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Front. Physiol., 10 October 2013 | https://doi.org/10.3389/fphys.2013.00291

Transport metabolons with carbonic anhydrases

  • 1General Zoology, University of Kaiserslautern, Kaiserslautern, Germany
  • 2Zoology/Membrane Transport, FB Biologie, University of Kaiserslautern, Kaiserslautern, Germany

The Concept of the Transport Metabolon

A metabolon has been defined as a “temporary, structural-functional, supramolecular complex of sequential metabolic enzymes and cellular structural elements, in which metabolites are passed from one active site to another without complete equilibration with the bulk cellular fluids” (Srere, 1985, 1987). This substrate channeling should decrease transit time of intermediates, prevent loss of intermediates by diffusion, protect labile intermediates from solvent, and prevent entrance of intermediates into competing metabolic pathways (Miles et al., 1999). Such metabolons have been found in many metabolic pathways like glycolysis and tricarboxylic acid cycle, as well as in the biosynthesis of DNA, RNA, and proteins (Srere, 1987).

Some of the major acid/base-coupled membrane transporters, such as the Cl/HCO3 exchanger AE1 (anion exchanger 1; Band3), the Na+/H+ exchanger NHE1, the Na+/HCO3 cotransporter NBCe1, and various monocarboxylate transporters (MCTs) have been demonstrated to physically and/or functionally interact with isoforms of carbonic anhydrase (CA) to form a “transport metabolon.” This functional interaction includes an increase in transport activity, and therefore may enhance both the rate and the capacity of ion/metabolite transport in tissues where these membrane transporters and enzymes are co-localized.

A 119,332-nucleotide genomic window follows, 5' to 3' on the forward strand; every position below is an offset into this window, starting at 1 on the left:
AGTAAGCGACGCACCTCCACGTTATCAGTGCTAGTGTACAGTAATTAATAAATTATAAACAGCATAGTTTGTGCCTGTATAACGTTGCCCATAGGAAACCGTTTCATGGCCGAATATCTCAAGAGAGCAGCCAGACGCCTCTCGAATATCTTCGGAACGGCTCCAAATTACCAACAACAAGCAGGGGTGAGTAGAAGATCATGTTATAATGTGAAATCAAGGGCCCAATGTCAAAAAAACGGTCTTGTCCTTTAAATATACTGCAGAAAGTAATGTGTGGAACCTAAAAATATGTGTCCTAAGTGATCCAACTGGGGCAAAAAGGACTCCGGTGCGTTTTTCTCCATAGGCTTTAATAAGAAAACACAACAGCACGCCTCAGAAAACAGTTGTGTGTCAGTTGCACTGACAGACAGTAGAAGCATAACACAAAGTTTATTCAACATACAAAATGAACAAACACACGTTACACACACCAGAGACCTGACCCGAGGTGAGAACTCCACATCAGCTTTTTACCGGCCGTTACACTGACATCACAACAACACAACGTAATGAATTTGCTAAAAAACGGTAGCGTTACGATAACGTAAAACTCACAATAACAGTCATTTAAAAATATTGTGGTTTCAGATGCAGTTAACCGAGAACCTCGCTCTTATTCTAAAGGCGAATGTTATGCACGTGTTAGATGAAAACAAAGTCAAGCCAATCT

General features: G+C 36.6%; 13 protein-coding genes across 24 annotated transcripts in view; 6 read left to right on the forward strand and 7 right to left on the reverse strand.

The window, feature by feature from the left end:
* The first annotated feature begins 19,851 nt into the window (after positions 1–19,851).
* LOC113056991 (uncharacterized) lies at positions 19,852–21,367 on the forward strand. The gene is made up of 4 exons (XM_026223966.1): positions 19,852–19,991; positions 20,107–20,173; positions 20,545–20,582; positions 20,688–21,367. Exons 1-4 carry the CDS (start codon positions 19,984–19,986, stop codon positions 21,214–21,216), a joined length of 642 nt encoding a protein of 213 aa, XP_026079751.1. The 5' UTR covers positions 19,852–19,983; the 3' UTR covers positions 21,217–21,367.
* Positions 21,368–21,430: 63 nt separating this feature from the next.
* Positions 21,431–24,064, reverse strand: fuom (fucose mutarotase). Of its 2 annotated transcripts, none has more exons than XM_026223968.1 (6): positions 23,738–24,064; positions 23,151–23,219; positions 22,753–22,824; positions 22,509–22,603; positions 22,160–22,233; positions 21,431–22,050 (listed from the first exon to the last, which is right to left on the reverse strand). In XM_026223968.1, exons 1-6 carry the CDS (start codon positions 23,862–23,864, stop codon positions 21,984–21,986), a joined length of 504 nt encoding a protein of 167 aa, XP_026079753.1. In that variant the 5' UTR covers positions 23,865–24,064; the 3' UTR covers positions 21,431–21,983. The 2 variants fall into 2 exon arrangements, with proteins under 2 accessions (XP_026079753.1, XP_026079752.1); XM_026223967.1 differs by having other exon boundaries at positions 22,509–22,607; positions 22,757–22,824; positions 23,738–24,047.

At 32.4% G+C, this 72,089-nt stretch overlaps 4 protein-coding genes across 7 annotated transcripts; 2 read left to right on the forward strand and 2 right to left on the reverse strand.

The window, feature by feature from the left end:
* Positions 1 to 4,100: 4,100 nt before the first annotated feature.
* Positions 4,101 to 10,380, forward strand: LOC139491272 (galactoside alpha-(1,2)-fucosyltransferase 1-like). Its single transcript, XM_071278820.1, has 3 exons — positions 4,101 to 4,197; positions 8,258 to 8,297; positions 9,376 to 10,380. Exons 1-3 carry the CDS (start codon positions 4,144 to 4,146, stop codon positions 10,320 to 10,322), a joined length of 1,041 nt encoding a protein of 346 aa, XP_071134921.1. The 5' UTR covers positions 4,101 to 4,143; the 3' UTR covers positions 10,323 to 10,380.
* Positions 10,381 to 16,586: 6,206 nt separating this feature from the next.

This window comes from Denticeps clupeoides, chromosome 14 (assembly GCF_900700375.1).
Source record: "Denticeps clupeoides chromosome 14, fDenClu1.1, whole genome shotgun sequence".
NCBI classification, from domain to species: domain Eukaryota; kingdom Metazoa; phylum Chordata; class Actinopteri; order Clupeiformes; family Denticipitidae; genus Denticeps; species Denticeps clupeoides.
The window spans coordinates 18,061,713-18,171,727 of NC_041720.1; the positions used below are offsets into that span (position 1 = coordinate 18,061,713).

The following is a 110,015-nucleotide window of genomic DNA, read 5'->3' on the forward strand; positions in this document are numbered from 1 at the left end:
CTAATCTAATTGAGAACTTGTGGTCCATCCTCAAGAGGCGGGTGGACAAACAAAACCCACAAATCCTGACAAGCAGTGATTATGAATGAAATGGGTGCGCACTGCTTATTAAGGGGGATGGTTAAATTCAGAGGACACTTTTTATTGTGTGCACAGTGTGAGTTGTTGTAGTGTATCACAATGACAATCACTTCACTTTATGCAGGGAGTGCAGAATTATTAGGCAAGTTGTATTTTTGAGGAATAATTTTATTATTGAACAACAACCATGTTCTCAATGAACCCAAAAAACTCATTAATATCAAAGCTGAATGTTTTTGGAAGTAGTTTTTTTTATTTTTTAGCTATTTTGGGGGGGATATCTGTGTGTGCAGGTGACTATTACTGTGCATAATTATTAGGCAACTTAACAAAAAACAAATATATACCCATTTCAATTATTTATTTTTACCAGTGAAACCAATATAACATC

Interactions Requiring Catalytic CA Activity

First evidence for a transport metabolon, formed between CA and an acid/base transporter, has been presented in 1993 by Kifor et al. (1993) for CAII and AE1. CAII could be co-immunoprecipitated with AE1 when antiserum against the N-terminal of AE1 was used, while immunoprecipitation of AE1 with serum directed against the C-terminal of the transporter failed to co-immunoprecipitate CAII (Vince and Reithmeier, 1998), suggesting that CAII physically binds to the C-terminal tail of AE1. These data were confirmed by affinity blotting and a solid phase binding assay with CAII and a GST fusion protein of the AE1 C-terminal, which showed saturable binding of CAII with a K1/2 of 20 nM (Vince and Reithmeier, 1998). Single site mutations identified the acidic cluster L886DADD in the C-terminal tail of AE1 as binding site for CAII with at least 2 out of the 3 acidic amino acids being crucial for binding (Vince and Reithmeier, 2000; Vince et al., 2000). This suggests a hydrophobic amino acid followed by at least two acidic amino acids as the CAII binding motif. The amino acid cluster L886DADD in the C-terminal of AE1 is located close to the last transmembrane domain. Therefore, binding of CAII to this cluster would position the enzyme close to the transporter pore of AE1 near the inner cell surface. This location may ideally position CAII to hydrate incoming CO2 and directly supply the AE1 transporter with a localized substrate pool (Vince and Reithmeier, 2000). Indeed, inhibition of CAII catalytic activity decreased transport activity of AE1 heterologously expressed in HEK293 cells by up to 60% (Sterling et al., 2001).